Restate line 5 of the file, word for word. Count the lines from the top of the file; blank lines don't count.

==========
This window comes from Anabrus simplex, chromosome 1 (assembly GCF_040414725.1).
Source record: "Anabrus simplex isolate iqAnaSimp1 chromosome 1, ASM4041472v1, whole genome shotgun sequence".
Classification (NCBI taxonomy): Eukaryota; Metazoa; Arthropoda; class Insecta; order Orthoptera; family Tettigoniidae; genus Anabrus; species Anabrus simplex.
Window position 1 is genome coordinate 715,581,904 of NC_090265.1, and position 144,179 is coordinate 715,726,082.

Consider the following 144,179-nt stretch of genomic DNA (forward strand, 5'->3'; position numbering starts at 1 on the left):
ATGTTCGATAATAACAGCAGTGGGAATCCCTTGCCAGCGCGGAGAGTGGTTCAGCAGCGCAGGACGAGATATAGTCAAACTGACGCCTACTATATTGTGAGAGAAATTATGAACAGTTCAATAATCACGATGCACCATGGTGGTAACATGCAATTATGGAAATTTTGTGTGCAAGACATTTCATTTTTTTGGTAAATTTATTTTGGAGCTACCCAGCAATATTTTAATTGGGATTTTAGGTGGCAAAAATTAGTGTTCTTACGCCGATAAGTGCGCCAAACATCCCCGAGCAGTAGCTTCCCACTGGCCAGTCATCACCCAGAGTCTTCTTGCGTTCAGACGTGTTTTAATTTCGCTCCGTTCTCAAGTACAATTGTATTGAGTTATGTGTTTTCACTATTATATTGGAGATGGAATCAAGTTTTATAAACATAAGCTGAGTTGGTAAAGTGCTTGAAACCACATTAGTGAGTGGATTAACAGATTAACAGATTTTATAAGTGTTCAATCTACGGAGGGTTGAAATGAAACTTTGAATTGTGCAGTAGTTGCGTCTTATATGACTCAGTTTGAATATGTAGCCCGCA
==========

Consider the following 144,179-nt stretch of genomic DNA (forward strand, 5'->3'; position numbering starts at 1 on the left):